• LCrawford (unregistered)

    in ugly ways

    Not only off by 1, but no consideration for the terminating NUL so off by 2.

  • (nodebb)

    I really want to know how digits_count() is used. I full-well expect it to be used in a manner, that doesn't account for the trailing 0 byte :)

  • (nodebb)

    The real C way is to just use a fixed size buffer that's definitely large enough. A 12 byte buffer will do just fine and has happy alignment on most platforms.

  • (nodebb) in reply to dkf

    A 12 byte buffer will do just fine until the day when someone invents a machine with 64-bit int...

  • (nodebb)

    An optimization would be to test for smaller numbers first. How did my mind go there?

  • WTFGuy (unregistered)

    A 12 byte buffer will also be just fine until someone invents a sting encoding system where a character and a byte are not guaranteed to be the same length. Someday.

    Oh, yeah. Wait. Damn. There's that newfangled thing just catching on in some weird furrin countries. I think it's called Unitrode; something like that anyway. It's probably a passing fad we can ignore. ASCII is good enough for anyone.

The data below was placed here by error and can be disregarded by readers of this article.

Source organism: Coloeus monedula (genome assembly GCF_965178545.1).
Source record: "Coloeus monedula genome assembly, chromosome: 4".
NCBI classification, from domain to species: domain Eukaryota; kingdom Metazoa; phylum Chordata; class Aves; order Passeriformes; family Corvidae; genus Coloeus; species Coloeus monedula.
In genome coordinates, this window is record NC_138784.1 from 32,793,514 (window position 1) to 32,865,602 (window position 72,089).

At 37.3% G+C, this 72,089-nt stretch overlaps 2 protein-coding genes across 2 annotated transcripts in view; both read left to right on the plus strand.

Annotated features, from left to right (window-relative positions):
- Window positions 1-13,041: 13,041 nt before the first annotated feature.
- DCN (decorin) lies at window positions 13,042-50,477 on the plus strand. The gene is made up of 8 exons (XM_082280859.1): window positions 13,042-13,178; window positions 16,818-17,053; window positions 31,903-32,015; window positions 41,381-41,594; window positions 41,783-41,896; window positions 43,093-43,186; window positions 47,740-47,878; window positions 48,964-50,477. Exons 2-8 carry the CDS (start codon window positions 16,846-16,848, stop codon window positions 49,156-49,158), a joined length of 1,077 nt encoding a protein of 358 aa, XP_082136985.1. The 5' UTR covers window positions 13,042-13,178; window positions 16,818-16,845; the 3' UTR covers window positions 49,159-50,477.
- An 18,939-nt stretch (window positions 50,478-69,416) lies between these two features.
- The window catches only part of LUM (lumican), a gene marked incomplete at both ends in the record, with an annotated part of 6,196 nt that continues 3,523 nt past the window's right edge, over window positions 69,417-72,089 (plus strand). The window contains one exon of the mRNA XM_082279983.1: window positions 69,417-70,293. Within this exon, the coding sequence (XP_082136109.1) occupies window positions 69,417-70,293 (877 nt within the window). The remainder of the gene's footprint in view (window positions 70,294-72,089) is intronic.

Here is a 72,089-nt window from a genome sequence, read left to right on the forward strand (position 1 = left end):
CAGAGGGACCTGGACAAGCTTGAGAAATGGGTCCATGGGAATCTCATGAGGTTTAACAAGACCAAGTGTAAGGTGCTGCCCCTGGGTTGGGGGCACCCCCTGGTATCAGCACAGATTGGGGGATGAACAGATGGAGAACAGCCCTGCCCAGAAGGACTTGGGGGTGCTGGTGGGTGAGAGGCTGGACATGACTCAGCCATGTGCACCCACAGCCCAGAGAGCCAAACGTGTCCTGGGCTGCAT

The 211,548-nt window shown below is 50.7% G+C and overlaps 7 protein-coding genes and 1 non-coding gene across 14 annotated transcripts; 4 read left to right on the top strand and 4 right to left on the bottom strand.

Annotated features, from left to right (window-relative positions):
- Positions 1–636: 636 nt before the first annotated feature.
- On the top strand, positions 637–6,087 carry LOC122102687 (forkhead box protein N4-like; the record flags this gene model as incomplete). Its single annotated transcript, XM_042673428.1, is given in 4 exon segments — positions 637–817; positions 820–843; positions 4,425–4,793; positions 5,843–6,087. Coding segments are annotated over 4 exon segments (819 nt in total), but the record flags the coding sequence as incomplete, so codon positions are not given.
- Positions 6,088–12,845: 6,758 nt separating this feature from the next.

• Alex (unregistered) in reply to WTFGuy

    Aren't digit characters guaranteed to be single byte in Unicode?

  • (nodebb) in reply to WTFGuy

    I don't trust "UniCode" (is that how it's spelled?). They claim to be a "universal" character consortium, but they can't make up their minds on how many bytes each CodePoint takes. It's supposed to be two, but then they decided we should make it variable length!? They call it "ootf eight" or something, and each character can be anywhere from one to four bytes! /s

    Addendum 2023-05-15 08:02: In seriousness, this code (if fixed for billions), would actually be the most efficient way to compute the value its supposed to. Printing to a string is a lot more expensive than the bunch of ifs here, and logarithms would be even worse. However, I'd probably write this as a while loop that divides by 10; No missing cases when done that way. Performance would be slightly worse than the ifs here, but it would still be better than sprintf+strlen.

  • Prime Mover (unregistered)

    Seen this so often it's a cliche. Even seen it in code left lying around by a HPC at one place I worked.

    In fact, I think I've even seen it on TDWTF.

  • TheCPUWizard (unregistered)